Mesh Your Ride

 Posted by at 1:48 pm  Gadgets, Work
Dec 052008
 

This Live Mesh enabled car-putermay be old news to some, but it just popped up on my radar:  Ori Amiga, frustrated with the lack of truely usable and connected smart devices in the automotive market, built his own custom touchscreen PC console for his Porsche.  It’s a full-on PC running Vista and loaded up with GPS, WiFI, BlueTooth, cell phone 3G networking, and just about everything else you can think of. 

That’s kinda neat as gizmos go, but not really earth shattering. 

Then Ori worked on software to make that “carputer” mesh-aware, connecting to his mesh data in Live Mesh.  If he drops MP3s into a mesh folder on his PC at the office, it will show up in his playlist in his car, ready to play on the road.  While he’s driving, the GPS-enabled unit can write GPS tracks into a mesh object, which can be read by family or friends (whoever he’s given access to read that private mesh object) to see where he is or how late he’ll be arriving. 

Ok, that’s a bit more interesting.

Here’s the kicker:  While he did have to write some code for the carputer to move data between the devices built into the carputer and objects in his mesh using the Live Framework SDK, none of the code he wrote ever opens a network connection.  All the network data transfer is handled in the background by Live Mesh’s automatic data sync.  The code on the carputer reads and writes data in the local mesh running on the carputer, and the local mesh client handles synchronizing data changes to and from the cloud mesh whenever the car has a network connection via WiFi, WiMax, cellphone or whatever.

Now *that’s* cool. 

That’s what mesh is all about, and shows another example of why the local client is so important as a game-changing facilitator.  Your mesh-enabled web apps and mesh-aware desktop apps or cloud services don’t have to think in terms of dealing with network connections across unreliable or occasionally connected networks.  They just need to think in terms of data handling and change notifications.

Channel9 did a video segment with Ori about his meshmobile (“mesh-mo-beel”) project back in October.  There’s a lot of talking heads airtime through most of the video (which has some great info) but they finally get around to showing the goods at the end of the clip.  If you want to see the demo before investing time in the chitchat, skip ahead to about 18:30.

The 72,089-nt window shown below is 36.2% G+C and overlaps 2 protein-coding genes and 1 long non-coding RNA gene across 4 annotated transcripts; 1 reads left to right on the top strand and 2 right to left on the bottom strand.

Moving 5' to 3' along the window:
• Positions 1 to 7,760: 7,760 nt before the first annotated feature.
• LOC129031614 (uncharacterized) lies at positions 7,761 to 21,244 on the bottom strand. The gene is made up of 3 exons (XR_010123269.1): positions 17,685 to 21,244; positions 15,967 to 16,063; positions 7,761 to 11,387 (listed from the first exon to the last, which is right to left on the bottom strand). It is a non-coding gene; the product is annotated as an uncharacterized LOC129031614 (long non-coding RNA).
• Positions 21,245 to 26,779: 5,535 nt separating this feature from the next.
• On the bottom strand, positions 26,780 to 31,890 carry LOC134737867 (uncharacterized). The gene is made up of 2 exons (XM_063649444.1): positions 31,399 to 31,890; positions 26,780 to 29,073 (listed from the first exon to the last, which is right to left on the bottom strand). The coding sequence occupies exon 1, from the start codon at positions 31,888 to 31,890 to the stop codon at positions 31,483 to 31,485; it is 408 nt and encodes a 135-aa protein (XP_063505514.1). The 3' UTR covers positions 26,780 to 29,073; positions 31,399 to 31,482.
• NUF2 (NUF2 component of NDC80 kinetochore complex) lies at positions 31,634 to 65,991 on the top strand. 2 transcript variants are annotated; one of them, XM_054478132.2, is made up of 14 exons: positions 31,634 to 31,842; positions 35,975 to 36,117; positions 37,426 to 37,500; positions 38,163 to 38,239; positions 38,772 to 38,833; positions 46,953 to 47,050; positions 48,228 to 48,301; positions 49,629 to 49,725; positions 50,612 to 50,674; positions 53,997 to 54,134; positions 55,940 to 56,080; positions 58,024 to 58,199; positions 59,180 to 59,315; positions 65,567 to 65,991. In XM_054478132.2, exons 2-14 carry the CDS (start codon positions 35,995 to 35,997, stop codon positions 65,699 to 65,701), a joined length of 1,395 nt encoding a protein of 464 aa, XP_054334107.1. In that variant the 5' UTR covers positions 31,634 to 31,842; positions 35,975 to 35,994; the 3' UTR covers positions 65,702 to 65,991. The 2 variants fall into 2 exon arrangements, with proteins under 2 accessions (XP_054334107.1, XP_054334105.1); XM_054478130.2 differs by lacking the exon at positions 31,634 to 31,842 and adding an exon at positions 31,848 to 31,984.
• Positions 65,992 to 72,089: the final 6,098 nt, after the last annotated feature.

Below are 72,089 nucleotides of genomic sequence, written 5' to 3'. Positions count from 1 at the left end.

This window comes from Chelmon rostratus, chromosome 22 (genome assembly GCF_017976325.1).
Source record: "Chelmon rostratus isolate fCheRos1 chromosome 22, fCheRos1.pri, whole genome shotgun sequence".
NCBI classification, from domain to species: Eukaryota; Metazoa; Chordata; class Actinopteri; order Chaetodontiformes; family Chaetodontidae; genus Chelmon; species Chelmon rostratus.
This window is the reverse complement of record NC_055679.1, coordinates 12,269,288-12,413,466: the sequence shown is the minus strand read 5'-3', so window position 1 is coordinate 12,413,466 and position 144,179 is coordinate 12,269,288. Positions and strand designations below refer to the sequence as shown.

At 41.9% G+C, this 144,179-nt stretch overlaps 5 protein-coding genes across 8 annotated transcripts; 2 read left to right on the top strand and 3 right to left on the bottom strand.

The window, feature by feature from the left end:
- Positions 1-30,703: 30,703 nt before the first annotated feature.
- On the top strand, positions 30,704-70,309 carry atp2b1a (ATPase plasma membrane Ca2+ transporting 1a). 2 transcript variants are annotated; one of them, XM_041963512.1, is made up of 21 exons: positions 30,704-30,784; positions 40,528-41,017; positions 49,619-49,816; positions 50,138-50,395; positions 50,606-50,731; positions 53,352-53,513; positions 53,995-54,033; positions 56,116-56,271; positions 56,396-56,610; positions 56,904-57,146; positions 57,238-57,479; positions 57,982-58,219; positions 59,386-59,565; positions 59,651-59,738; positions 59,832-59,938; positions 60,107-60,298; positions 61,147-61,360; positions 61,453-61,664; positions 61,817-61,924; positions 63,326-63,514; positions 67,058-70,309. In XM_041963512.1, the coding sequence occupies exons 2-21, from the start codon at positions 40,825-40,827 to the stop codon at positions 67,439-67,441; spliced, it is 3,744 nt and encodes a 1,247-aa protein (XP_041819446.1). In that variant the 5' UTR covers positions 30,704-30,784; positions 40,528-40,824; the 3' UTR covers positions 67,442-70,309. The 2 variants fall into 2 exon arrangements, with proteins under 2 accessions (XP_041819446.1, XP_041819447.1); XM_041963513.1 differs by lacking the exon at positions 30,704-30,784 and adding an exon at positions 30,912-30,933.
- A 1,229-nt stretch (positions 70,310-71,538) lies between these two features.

Oh, and by the way - Ori Amiga is Principal Group Program Manager of the Live Developer Platform team (the developer side of Live Mesh).  It’s good to see the leadership having fun with the technology after hours.  Passion rocks.

  2 Responses to “Mesh Your Ride”

  1. Very cool, but… Bootup time? When I power up my ride (which admittedly cannot go past 245 kph) I immediately press ‘play’ and “Start Me Up” pours out of the speakers. This is using old-school technology involving shiny discs and physical buttons. I can even quickly change discs by juggling the two discs with my hands while steering the car using my nose.

    As much as I like Vista (which makes me somewhat of a minority), I doubt anyone can make that thing power up instantly. I am aware of some efforts that are essentially based on powersaving, but even then there is a very noticable lag.

    Of course, what Ori Amiga has is “only” a prototype, and from the looks of it: A darn good one.

    Very cool.

  2. Hi Rune,

    My laptop resumes from sleep mode in less than 2 seconds – much faster than my 3 year old smartphone! I think startup time is a solvable issue with the right system tuning.

    I’d expect an embedded device like a carputer would be engineered for fast startup, probably from a suspended state. Note that Ori’s prototype is built around an off-the-shelf mini PC. It has not been engineered or optimized at the hardware level for embedded operations like this.

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